Fieldwork, for us, is a synonym for carrying lots of different types of sampling bottles and jars, equipment for measuring e.g. pH, EC and velocity, toothbrushes, bottles of alcohol, kick-nets, cool boxes (which will eventually be filled with water and/or biological samples, making the way back very tough)…and very long days.
This year, during the first week of June, I got to experience another type of fieldwork, i.e. qualitative/semi-quantitative fieldwork. This meant interviewing locals and travelers in a small municipality called Simo in the southern part of Finnish Lapland (the qualitative part). People were contacted in person and asked to fill in a questionnaire about themes related to recreation, bioeconomy and land use concerning a part of the catchment of the Simojoki River, which is one of the “salmon rivers” in Finland. The fieldwork was related to Biowater and is carried out in Denmark, Finland, Norway and Sweden. The data collected with the questionnaires will end up being a part of Bart Immerzeel’s, the person in charge of the field trip, PhD thesis (the semi-quantitative part). The goal was to find out how people value the local landscape for recreation and other cultural ecosystem services. Can’t wait to hear the results!
This type of fieldwork was very refreshing, as I’ve only been doing the basic “go-to-site, take-a-sample, make-the-measurements” fieldwork. It got me thinking of some issues in a new light. For instance, now I know how to approach Finns and, most importantly, how to get them to fill in a rather long questionnaire. The trick is that you just got to keep on talking. First, when you explain shortly what you are doing, their reaction is “OMG I don’t have time, I don’t want to buy anything”. But the trick is just to keep on talking…and soon they’ll realize that we’re not selling anything but we just want to know their opinions on some stuff, which, in the end, most people actually found to be very important stuff.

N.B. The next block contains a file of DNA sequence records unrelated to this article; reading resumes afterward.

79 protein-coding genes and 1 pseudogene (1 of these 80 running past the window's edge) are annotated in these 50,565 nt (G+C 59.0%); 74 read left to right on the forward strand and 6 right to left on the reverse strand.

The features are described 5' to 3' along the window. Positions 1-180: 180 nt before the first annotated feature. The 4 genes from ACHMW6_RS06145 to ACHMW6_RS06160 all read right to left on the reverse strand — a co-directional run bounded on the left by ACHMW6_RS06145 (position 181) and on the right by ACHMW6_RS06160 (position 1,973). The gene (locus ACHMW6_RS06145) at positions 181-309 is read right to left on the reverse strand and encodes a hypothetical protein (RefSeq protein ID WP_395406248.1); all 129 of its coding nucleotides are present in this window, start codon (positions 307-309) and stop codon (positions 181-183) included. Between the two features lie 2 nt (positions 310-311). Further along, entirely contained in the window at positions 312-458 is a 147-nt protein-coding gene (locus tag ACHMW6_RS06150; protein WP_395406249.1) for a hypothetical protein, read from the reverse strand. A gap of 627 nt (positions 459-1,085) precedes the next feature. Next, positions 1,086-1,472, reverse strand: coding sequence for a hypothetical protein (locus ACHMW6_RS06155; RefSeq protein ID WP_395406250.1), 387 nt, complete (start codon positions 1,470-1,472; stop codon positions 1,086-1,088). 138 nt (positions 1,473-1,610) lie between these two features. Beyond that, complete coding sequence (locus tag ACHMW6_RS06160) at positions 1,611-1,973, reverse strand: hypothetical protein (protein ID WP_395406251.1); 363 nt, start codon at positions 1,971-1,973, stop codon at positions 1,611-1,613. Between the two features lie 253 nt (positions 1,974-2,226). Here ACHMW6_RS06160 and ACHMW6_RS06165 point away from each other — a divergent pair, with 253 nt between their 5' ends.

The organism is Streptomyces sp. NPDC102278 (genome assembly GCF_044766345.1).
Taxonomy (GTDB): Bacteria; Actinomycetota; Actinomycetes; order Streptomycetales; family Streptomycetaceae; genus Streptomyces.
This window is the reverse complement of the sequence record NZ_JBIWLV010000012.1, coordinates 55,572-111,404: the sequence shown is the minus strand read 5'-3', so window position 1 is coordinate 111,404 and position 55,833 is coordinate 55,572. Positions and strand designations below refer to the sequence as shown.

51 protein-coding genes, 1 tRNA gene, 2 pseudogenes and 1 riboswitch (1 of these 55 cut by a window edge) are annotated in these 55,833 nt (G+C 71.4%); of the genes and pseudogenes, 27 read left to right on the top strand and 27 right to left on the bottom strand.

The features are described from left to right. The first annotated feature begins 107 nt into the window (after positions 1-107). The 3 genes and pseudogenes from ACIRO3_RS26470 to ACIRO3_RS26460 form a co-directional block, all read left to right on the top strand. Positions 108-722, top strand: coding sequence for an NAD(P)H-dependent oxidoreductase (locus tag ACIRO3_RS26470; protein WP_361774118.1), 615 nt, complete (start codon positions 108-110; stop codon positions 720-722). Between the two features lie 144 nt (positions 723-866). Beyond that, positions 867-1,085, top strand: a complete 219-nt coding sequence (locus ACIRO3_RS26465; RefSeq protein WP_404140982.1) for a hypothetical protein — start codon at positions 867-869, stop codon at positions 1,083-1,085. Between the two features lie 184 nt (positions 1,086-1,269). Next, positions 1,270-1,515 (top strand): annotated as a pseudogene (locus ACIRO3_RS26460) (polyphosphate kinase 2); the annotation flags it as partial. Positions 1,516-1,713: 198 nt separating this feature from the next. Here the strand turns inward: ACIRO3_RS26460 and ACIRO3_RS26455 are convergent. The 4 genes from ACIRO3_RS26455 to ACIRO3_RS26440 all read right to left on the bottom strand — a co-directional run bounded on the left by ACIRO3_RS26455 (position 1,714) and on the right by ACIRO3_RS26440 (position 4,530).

Another thing I learned, or actually reinforced my earlier thoughts/hopes, was that most of the Finns are reliable. We figured this out by leaving some questionnaires in a plastic folder with some pencils and candy bars to a couple of resting areas at some hiking and fishing spots. We just left a note saying “Hi! Participate to a study, take a candy bar as a thank you. The topic is Simojoki River’s catchment’s recreation etc.. We’ll stop by a couple of times per week in June to check out the situation. Thank you for your help!” So…we actually got filled questionnaires back, and no candy was stolen (at least we didn’t notice a huge crime wave)! This makes me believe in the goodness of humankind. Small things matter, right?
Having a more people-oriented view in the fieldwork got me thinking of how my own research, which is usually figuring out how biodiversity in fresh waters is affected by human-impacted and natural processes, can have practical, real-world applications. Conserving biodiversity in both aquatic and terrestrial systems is of course very important for the healthy functioning of ecosystems. In the long run, an unbalanced situation may lead to undesirable effects. For instance, tiny organisms get eaten by a little bit bigger ones, and some of the biggest ones, i.e. fish, get eaten by people, so this should be of interest to anyone who at least enjoys eating fish. Well..that’s just a simple example.